CG: As there was no word processing, papers didn’t develop through the current evolutionary process of repeated redrafting, cutting and pasting, etc. The full paper had to be written continuously in longhand. If too much editing was done on the manuscript, it became very difficult for the secretary to accurately type it out. Manuscripts were then usually retyped in their entirety at least three more times. The draft would be circulated to supervisors, co-authors and/or colleagues, and then a clean copy had to be retyped and photocopied for submission. These postally submitted copies would then be posted (by snail mail again) to referees who would annotate corrections and changes by hand and post these back to the editor who then posted them on again to the author. Another clean copy would then have to be typed for final journal submission.

HS: Hooray!

CG: That wasn’t the end of the story, though, as the journal still had to retype the entire manuscript yet again into a typesetting machine for publication. Illustrations were drawn by hand using a draftsman’s technical drawing board and ink pens. Lettering was applied one letter at a time using either a carefully aligned and spaced stencil or Letraset (sheets of self-adhesive lettering). Letraset was extremely expensive and each sheet purchased came in one specific font and font size, so a researcher would often quickly use up specific letters from the sheets. Much time would then be spent trying to find someone who still had some 14 pt Times New Roman capital B’s in their Letraset collection, for example.

HS: So much for publish, publish, publish …

CG: Looking back from our modern world of instant global communication, it’s hard to imagine how we managed under these conditions, but in fact productivity and publication rates were similar to those today. Perhaps that is because we had fewer distractions, original research was easier to do and administrative loads were much lighter.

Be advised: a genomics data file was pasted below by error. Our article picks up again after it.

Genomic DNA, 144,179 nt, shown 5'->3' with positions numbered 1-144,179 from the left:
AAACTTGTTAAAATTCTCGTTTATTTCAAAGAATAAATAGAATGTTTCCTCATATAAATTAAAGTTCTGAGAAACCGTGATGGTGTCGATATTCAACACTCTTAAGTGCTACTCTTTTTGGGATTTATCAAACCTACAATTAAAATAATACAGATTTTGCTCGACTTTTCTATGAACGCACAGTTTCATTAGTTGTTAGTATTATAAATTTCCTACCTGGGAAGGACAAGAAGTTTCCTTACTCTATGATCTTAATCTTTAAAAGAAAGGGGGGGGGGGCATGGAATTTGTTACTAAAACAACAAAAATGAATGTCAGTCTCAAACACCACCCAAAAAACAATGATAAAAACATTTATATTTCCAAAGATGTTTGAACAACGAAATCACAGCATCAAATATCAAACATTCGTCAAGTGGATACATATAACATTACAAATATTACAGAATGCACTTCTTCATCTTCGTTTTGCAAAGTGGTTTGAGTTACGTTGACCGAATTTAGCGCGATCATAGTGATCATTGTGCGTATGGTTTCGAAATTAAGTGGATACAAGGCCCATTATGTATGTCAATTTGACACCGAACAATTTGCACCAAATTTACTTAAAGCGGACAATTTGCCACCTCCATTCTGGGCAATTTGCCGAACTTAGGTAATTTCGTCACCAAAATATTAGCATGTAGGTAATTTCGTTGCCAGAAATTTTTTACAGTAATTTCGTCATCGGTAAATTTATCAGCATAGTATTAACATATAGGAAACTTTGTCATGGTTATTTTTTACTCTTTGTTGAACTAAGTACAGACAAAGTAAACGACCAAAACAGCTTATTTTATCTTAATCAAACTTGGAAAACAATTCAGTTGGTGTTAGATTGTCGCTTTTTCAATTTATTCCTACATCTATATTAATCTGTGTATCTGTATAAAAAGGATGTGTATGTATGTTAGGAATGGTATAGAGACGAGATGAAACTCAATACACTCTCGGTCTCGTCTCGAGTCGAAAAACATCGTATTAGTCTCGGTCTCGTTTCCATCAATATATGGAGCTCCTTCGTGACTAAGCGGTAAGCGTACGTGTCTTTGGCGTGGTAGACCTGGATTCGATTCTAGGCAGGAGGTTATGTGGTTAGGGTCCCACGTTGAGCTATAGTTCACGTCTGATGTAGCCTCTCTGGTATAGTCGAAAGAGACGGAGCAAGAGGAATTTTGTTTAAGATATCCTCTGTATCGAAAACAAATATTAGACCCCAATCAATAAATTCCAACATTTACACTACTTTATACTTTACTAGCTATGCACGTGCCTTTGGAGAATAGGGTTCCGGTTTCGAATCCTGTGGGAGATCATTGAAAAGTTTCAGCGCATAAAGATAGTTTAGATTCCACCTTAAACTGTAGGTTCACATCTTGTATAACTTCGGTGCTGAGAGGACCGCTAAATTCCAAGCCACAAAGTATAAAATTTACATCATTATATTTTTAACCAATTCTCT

HS: How have the methods and focus of research changed?

CG: The field methods used to gather data for the types of ecological and taxonomic research I specialise in have changed remarkably little over the decades (we still use the same types of grabs, dredges or trawls to collect deep water samples, and similar techniques to gather intertidal samples or dissect specimens).This is in marked contrast to other branches of marine science where technology has totally transformed the quantity and accuracy of collection of physical and chemical data, has permitted satellite tracking of animals, genetic analysis of population structure, etc. New topics have also, of course, become topical, perhaps most notably climate change and other anthropogenic impacts, such as plastic pollution.

HS: How do you view your legacy as a doyen of marine biology research? 

CG: I definitely planned the legacy that I wished to leave and am most proud of three things. First, I’ve trained over 80 master’s and PhD students, many of whom have gone on to become academics or leading researchers themselves and thus become the next generation of prominent marine scientists. Second, I am an author of the standard guidebooks describing marine life in Southern Africa, freshwater life in the region and of the largest group of terrestrial animals (insects) of the region. Third, I’ve added more than 300 species to the known fauna of the region, over 100 of which are new to science.

HS: Would you do it all over again?

CG: Definitely a no-brainer. I feel incredibly blessed to have lived the life that I was lucky enough to fall into and regret nothing.

HS: What do our young marine biologists need to be most aware of working and researching at the foot of Africa.

CG: This is certainly one of the best places in the world to be a marine biologist, as we sit in a uniquely biodiverse site at the junction of three of the world’s great oceans, but also where the wealth of marine life has been poorly explored. Unlike most other high-biodiversity sites, we also have excellent research facilities and colleagues to work with.

HS: What are you working on now?

CG: One of my greatest thrills is finding and describing new species, and I have several more in various stages of description. I also love writing field guides and macro-photography and am currently co-authoring a guidebook to Southern African moths of which there are over 10 000 known species.